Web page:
•What is your overall assessment of the policy/plan? (e.g., what are its strengths and weaknesses?)
•What recommendations do you have to improve the plan?
Overall, I find this document to be thorough and very detailed. I think it does a great job outlining the different risks, and providing links to policies and other organizations that are involved in the debris removal process. It even includes a handout that can be given to residents of the area on how to expedite and organize to efficiently remove the debris.
To be honest, I don’t know how I would improve this plan. I find it to be easily read and navigated. I find there is great detail and specifics that lets any person reading the plan get an easy grasp on what they would need to do.
2- Doug Harper
As we continue along this journey together in Emergency Management, I have to admit I never until starting this Module even considered debris management, really knew anything about it, and was not aware of how as a function of a disaster it is so critical in so many ways. I have to say debris management is fascinating in itself as a byproduct of a disaster. But when taken as a whole of what we as EM managers need to consider in the recovery phase, adding debris management to the recovery phase can truly be a daunting task.
I was fortunate enough to have within Toronto’s Emergency Plan a fully accessible/transparent debris management plan/document (https://www1.toronto.ca/City%20Of%20Toronto/Office%20of%20Emergency%20Management/Files/pdf/ESFs/Debris%20Management%20ESF/Debris%20Management_Plan_ESF_A_160429.pdf). This document was refreshed and rewritten in May 2016 so it is quite current.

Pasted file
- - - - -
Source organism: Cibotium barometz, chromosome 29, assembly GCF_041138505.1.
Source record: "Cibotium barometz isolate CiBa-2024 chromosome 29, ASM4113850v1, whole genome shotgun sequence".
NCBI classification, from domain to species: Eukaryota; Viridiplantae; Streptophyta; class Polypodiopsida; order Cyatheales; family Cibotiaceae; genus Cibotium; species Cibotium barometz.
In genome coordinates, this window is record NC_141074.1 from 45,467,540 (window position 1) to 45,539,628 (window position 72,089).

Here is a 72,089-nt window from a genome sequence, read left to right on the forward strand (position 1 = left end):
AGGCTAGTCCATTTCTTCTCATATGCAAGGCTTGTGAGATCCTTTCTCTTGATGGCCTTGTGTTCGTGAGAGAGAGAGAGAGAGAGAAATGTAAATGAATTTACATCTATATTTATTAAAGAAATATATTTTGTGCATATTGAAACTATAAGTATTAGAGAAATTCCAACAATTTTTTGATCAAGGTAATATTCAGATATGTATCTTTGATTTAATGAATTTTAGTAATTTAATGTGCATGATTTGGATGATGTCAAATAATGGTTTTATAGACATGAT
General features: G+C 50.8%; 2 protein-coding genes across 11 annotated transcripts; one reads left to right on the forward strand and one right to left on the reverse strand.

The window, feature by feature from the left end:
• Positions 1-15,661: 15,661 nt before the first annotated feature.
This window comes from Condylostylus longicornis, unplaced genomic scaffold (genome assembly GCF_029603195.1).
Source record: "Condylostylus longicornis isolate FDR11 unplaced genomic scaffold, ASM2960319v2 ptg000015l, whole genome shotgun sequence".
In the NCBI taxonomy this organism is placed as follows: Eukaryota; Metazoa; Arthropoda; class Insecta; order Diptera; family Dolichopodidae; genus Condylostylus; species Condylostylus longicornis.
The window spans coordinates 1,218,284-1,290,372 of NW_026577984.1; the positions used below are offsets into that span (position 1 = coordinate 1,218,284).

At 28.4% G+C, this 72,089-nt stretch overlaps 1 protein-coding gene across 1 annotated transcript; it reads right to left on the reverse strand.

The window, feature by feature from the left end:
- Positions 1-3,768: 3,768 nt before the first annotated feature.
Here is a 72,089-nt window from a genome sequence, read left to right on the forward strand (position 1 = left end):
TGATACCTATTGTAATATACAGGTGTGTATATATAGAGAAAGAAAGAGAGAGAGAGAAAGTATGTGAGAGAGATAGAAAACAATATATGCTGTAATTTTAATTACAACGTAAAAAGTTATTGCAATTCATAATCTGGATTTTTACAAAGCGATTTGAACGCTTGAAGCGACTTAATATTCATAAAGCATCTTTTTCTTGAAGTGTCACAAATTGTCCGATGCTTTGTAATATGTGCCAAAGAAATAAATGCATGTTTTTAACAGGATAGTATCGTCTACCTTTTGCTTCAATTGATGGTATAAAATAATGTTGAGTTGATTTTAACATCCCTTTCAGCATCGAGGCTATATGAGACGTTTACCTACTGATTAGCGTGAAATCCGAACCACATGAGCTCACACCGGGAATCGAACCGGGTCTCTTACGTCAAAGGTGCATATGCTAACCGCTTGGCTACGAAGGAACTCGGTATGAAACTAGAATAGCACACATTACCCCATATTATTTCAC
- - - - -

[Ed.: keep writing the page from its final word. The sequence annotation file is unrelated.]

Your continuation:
The document in my opinion is an example of pre-event recovery planning. I can attest to debris management as my city sustained a significant flash flood rain event in July of 2013 that dropped 126mm (5″) of rain in two hours and broke a single day rainfall record for the city (http://www.cbc.ca/news/canada/toronto/toronto-floods-leave-power-system-hanging-by-a-thread-1.1304807). The amount of debris due to flooded basements was unprecedented. I can recall seeing curbside mounds of entire basement contents street after street left for special pickups using 26 ft straight trucks and pure manpower to move into the trucks. Some areas were able to secure dump trucks and loaders, but being prime summer construction season in Southern Ontario, the availability of dump trucks was a logistical issue from the private sector. Removal of curbside household goods took months.
I do appreciate this was only a flash flood rain event. I can not imagine the damage if a F3 or greater tornado took a direct hit to Toronto. The amount of debris for a city of almost 3 million persons would be significant. Yes our housing stock does contain many brick structures, but our building codes for years were not designed for more common events to the south as seen more frequently by the southern and mid US states. I do not know of any homes built prior to the most recent generation of new construction techniques that would consider using hurricane straps on roof structures in my city. Welcome to climate change.